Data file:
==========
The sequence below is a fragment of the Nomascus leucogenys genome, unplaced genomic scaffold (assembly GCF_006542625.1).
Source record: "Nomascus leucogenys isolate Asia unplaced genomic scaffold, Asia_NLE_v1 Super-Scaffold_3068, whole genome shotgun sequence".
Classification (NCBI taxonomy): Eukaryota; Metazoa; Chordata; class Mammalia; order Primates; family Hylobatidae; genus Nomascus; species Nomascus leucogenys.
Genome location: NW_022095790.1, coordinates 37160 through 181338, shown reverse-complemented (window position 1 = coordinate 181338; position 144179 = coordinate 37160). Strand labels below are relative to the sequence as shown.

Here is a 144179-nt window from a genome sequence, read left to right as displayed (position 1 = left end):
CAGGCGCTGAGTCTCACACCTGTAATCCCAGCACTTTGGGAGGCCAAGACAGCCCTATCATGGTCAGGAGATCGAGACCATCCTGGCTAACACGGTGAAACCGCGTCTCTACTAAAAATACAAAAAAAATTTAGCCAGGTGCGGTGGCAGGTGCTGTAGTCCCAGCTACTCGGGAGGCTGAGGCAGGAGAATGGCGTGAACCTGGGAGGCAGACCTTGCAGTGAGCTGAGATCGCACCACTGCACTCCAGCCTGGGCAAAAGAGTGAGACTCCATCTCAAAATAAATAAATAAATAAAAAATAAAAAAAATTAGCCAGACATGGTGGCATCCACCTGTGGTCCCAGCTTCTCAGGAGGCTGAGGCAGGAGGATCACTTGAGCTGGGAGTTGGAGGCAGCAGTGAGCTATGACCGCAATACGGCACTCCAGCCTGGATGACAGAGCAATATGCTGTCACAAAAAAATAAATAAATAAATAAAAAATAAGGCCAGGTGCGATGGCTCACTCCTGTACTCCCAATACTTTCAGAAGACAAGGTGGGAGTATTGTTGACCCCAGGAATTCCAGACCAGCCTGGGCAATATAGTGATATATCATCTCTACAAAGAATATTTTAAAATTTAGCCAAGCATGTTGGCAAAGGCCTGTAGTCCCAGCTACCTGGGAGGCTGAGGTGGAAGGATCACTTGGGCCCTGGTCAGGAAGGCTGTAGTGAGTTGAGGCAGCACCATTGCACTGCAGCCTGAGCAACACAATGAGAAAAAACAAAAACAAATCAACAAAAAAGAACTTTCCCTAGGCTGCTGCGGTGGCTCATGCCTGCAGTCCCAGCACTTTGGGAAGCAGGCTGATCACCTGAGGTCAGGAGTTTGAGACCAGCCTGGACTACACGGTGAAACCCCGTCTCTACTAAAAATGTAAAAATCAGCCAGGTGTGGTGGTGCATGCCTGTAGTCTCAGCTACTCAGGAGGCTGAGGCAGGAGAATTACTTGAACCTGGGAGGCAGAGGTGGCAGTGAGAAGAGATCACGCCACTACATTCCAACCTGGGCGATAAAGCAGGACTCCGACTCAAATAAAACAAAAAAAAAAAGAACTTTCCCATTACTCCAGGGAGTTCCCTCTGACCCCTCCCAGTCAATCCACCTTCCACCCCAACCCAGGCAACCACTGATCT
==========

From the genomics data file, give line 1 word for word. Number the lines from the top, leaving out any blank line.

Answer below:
The sequence below is a fragment of the Nomascus leucogenys genome, unplaced genomic scaffold (assembly GCF_006542625.1).